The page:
Flash has been caught in an awkward situation. Initially it was perceived as insufficient for advanced application development on mobile devices: the platform simply didn’t allow the deep integration required for developing anything beyond fairly simple, content-based applets. However, as the platform was enhanced with new features and greater possibilities for tapping into the native features of mobile handsets, handset manufacturers and operators became wary of adopting the technology because they feared handing too much control of a key application and interface element to Adobe.
There are certainly some attractive arguments for using Flash. It is widely acknowledged as an easier development environment and one that is accessible to a much broader base of creative and graphically-minded developers than alternatives such as Java and C. The desktop version has also been used extensively for prototyping mobile interfaces in the past, so a mobile edition makes it possible to use a single environment for every development stage from prototyping to commercial deployment.
Samsung has taken advantage of this to create Flash-based interfaces for some its handsets. Flash also underpins many interface elements for the LG Prada phone, a device widely acknowledge for the simplicity and elegance of its GUI.
This latest 3.0 version of Flash Lite, however, seems to be aimed more at enhancing the richness of mobile web pages. Manufacturers will integrate it closely with the web browsers embedded on their handsets, and one of the most significant developments for users will be the ability to view the standard video content of sites like YouTube.
However, this raises some interesting user experience questions. The reality of logging on to the desktop version of a Flash video site from a mobile phone is likely to be a broken experience and one significantly removed from that enjoyed on a PC. While the Flash player may be technically capable of delivering the content to the phone, a wide range of other factors, such as processor speed, memory requirements, the quality of network connection and availability of screen real estate, may all conspire to produce a negative result.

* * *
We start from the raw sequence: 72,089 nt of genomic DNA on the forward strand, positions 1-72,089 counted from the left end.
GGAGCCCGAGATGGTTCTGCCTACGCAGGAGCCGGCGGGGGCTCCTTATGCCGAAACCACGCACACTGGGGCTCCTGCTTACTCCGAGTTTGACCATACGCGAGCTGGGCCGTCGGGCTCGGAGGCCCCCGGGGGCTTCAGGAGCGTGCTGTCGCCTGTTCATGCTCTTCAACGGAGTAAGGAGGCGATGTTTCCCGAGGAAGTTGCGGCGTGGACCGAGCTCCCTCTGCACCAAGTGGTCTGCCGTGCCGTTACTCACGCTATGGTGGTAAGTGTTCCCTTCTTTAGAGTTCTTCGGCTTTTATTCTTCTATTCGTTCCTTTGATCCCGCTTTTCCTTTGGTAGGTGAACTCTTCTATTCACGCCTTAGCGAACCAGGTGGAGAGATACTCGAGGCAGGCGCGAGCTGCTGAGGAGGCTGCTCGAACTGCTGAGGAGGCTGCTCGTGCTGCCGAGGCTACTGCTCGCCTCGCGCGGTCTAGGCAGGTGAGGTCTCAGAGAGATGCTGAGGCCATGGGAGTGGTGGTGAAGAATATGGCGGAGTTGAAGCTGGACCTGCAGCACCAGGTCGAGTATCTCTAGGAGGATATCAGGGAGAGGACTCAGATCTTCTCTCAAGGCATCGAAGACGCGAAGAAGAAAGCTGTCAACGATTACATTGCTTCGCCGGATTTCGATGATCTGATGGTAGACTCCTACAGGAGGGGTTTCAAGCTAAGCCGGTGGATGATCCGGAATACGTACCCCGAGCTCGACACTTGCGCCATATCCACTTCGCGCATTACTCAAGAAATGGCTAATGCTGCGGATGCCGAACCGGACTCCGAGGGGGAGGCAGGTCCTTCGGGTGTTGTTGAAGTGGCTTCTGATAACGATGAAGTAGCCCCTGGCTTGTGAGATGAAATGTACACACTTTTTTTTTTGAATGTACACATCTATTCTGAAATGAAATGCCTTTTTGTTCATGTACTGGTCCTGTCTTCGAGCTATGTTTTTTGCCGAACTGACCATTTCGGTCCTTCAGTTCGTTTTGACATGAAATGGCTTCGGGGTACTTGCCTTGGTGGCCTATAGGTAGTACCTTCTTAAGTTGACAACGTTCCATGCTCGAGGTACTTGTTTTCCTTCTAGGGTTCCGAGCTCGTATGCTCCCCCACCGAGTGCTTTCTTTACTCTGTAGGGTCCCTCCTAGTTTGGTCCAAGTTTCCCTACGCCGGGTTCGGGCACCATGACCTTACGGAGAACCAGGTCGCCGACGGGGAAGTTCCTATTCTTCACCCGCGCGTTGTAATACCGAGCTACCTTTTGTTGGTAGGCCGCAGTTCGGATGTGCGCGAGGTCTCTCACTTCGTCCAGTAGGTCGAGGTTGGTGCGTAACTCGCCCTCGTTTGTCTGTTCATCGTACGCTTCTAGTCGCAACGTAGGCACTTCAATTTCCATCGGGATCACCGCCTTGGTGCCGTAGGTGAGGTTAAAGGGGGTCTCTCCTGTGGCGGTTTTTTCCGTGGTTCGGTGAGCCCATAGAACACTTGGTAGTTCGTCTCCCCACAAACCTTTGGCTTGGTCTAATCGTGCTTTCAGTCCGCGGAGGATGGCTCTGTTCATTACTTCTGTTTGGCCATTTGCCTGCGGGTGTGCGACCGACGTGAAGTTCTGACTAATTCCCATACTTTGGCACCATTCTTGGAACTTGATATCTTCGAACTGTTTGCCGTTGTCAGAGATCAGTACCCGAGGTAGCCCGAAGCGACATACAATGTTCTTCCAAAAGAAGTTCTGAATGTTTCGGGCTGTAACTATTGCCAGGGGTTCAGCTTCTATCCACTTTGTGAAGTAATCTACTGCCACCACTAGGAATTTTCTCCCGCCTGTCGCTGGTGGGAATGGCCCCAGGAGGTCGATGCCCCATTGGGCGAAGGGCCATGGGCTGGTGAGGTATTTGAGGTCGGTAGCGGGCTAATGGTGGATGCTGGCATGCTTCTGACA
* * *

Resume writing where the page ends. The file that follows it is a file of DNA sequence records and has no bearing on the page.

While it is tempting to imagine this new version of Flash for mobile devices will enable access to the full range of content already available on the web, the reality is likely to be rather different. Embedded Flash videos may be a realistic viewing proposition on some sites, but only for those willing to wait for complex pages to load and then navigate them on small screens.
In practice, it is the developers who are likely to derive the most benefit from Flash 3.0 in the short term. It will simplify content deployment by allowing more rich media items to be published in a single format. However, it will not negate the need for employing due care and attention in presenting these content items in a way which makes sense for mobile users – it should not be seen as an excuse for simply re-publishing desktop sites to mobile.